There appears also to have been an Ephesian tradition associated with this Gospel. By a reading of the Epistle to the Ephesians there seems to exist a body of teaching provided to the Ephesian church by an eyewitness. Some scholars postulate that the eyewitness might have been John the Beloved, natural to conclude since John was a native of Ephesus and had preached there often.
Two well-defined strands of tradition developed at Ephesus. One was the distinct teachings of Paul, especially those respecting the wisdom of God and the spirit. The second tradition was Paul’s interpretation of Christ. Paul considered Christ to be the ὁ υἱὸς τοῦ θεοῦ (ho huios tou theou), the “son of God,” the one who is pre-existent with God. The Fourth Gospel acknowledges these two strands of tradition and interprets Jesus Christ on the basis of them. The author, as an interpreter, expressed his authority by using the sources available to fit his individual purpose.
What may we then conclude so that a proper direction and acceptable interpretation may be reached? First, it is critical that one accepts the emphasis upon the human Jesus. He was the “divine-man,” as much human as he was divine, as much divine as he was human. Second, accept the validity of the claims that the Gospel is the testimony of an eyewitness. By acceding to this claim, speculation and digression are avoided.
Third, recognize and acknowledge that the writer of this Gospel was a poet, a dramatist and a theologian. By doing so, the heightening of the supernatural colors in Jesus is allowed. Although John acknowledged the historical Jesus, he was more focused the heavenly Christ of Paul with the man Jesus.
Fourth, accept the irrelevancy of the historical and non-historical properties of the events. John did not involve history for the sake of history or to prove a point. His was an interpretation of history and the facts of a particular event only provided him with a framework within which to tender his interpretation.
Which was written first, the Gospel or the Epistles? Any conclusion is speculation, however, because the content of this Gospel was transmitted through an oral tradition before it was written, it is possible that the Epistles were actually penned before the physical writing of this Gospel. It is likely safe to conclude that both the Gospel and the Epistles were written within just a few years of each other.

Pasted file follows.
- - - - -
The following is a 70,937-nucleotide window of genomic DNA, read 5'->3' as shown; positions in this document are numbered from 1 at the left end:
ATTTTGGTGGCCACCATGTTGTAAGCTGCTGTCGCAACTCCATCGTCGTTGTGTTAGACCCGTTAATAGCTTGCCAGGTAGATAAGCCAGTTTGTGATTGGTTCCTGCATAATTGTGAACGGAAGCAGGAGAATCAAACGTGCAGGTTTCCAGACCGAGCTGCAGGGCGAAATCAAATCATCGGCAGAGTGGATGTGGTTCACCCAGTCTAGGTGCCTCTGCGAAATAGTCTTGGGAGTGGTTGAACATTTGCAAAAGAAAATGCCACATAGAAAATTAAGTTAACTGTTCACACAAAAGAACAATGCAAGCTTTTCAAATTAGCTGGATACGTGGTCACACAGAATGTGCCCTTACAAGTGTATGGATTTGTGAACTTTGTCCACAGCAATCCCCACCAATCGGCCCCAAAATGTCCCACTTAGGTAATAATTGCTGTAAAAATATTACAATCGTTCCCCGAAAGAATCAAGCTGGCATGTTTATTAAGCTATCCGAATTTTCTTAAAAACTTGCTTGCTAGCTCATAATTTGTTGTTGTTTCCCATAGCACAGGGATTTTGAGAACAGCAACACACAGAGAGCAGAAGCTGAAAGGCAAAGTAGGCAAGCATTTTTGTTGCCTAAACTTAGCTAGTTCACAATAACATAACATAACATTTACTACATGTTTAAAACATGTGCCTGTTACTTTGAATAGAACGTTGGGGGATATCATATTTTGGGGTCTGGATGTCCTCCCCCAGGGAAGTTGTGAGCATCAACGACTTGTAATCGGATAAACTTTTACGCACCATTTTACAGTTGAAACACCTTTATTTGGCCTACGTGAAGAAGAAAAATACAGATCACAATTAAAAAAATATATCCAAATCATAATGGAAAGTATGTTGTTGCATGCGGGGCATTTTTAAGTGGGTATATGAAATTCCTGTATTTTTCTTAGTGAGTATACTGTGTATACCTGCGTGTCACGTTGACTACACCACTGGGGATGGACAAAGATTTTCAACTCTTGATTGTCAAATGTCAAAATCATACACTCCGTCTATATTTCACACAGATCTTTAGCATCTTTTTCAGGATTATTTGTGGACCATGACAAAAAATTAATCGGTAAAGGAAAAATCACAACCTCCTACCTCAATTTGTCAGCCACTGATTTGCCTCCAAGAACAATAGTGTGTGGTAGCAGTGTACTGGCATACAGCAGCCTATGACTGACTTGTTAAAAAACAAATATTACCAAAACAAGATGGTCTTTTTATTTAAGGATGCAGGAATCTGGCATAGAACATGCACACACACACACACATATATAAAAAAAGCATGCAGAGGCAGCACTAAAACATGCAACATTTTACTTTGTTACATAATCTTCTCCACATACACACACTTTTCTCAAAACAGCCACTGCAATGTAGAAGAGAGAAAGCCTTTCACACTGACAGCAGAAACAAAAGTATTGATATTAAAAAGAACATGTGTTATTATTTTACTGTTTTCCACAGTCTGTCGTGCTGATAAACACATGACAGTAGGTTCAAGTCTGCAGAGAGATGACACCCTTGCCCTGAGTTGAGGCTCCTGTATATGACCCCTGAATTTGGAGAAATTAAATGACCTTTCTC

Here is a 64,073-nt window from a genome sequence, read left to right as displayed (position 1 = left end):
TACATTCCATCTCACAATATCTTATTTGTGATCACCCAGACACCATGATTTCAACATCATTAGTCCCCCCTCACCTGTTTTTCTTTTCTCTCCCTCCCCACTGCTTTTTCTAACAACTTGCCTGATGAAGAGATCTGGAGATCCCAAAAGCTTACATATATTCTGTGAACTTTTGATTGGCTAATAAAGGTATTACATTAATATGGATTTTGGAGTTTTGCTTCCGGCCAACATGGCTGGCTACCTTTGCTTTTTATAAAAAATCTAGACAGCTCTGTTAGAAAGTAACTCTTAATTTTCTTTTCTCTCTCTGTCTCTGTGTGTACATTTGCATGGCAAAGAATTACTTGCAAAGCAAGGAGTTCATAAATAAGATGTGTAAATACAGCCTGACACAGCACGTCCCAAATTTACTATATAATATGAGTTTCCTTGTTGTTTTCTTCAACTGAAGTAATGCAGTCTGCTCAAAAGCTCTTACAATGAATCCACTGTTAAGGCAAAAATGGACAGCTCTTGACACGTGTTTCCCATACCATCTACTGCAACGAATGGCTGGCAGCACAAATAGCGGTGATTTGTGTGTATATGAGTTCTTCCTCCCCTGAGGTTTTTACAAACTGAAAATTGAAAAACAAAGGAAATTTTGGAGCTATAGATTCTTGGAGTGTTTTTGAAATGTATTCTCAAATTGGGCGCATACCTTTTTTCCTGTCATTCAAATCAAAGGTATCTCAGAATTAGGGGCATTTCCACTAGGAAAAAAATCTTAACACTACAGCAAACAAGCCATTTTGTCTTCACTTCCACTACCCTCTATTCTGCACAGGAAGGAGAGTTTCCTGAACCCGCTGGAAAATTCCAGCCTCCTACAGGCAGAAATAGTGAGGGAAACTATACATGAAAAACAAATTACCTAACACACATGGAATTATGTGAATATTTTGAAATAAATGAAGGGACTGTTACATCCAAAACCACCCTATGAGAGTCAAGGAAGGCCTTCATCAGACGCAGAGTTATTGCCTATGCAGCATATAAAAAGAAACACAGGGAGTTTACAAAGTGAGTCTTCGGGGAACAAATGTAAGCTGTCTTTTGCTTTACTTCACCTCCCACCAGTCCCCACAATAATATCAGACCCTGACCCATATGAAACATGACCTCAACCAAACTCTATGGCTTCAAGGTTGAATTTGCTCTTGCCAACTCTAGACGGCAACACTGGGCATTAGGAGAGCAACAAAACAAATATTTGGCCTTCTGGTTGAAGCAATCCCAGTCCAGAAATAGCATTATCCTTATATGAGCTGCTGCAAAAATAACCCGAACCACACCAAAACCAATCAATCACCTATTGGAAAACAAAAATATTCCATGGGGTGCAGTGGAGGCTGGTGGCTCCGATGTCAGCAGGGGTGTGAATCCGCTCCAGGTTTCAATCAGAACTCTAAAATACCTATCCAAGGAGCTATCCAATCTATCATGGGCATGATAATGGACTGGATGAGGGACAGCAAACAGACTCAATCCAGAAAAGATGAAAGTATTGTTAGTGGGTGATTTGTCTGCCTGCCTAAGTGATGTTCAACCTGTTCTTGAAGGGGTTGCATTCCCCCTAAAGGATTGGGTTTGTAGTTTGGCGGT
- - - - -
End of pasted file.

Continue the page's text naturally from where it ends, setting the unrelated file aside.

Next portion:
While a study of both the Gospel and the Epistles reveals minor similarities and differences, the major difference is their perspectives. The purpose of the Gospel was to “create a conviction” that the human Jesus was the long-awaited Messiah. The Epistles, rather, declare that the Messiah is Jesus. Plummer describes the difference by writing, “The Gospel starts from the historical human teacher and proves that he is divine; the Epistle starts from the Son of God and contends that he has come in the flesh.” Since the Epistles were probably written by the same person, alike yet different is one’s best conclusion.
John begins his Gospel with a brief passage which marks it off from the other gospels. This prologue is the foundation upon which the remainder of the Gospel is written. In fact, the story of Jesus, which formally begins in 1:19, is based upon the understanding of Jesus that is contained in the prologue. It sets forth major theological emphases which unfold in the interpretation of Jesus. This interpretation continues from verse 19 to the end of the book.
The great affirmation of the prologue is that ὁ λόγος τοῦ θεοῦ (ho logos tou theou), the “Word of God,” that is, God’s personal, creative and redeeming activity entered history to live a genuine historical life in the man Jesus. The prologue is written solely to introduce the logos. For the first five verses John deals with the logos in eternity. In verses 6-18 he describes the logos in history.
The term “logos” (logos), translated “word,” calls for special attention. It has been found among the Stoics as “rational principle” in the Hermetica, as divine power and the medium of salvation in Hellenistic religions and in Philo as the divine instrument by which the knowledge of God is revealed.
To Philo the logos was not a personality, but it was not impersonal either. In fact, Philo’s idea, which may have been derived from Plato, considered the logos to be the image of God from which man was created. However, Philo’s logos falls short of that of John because Philo never considered the logos to be a person. Philo’s idea of God precluded the possibility that he could become flesh.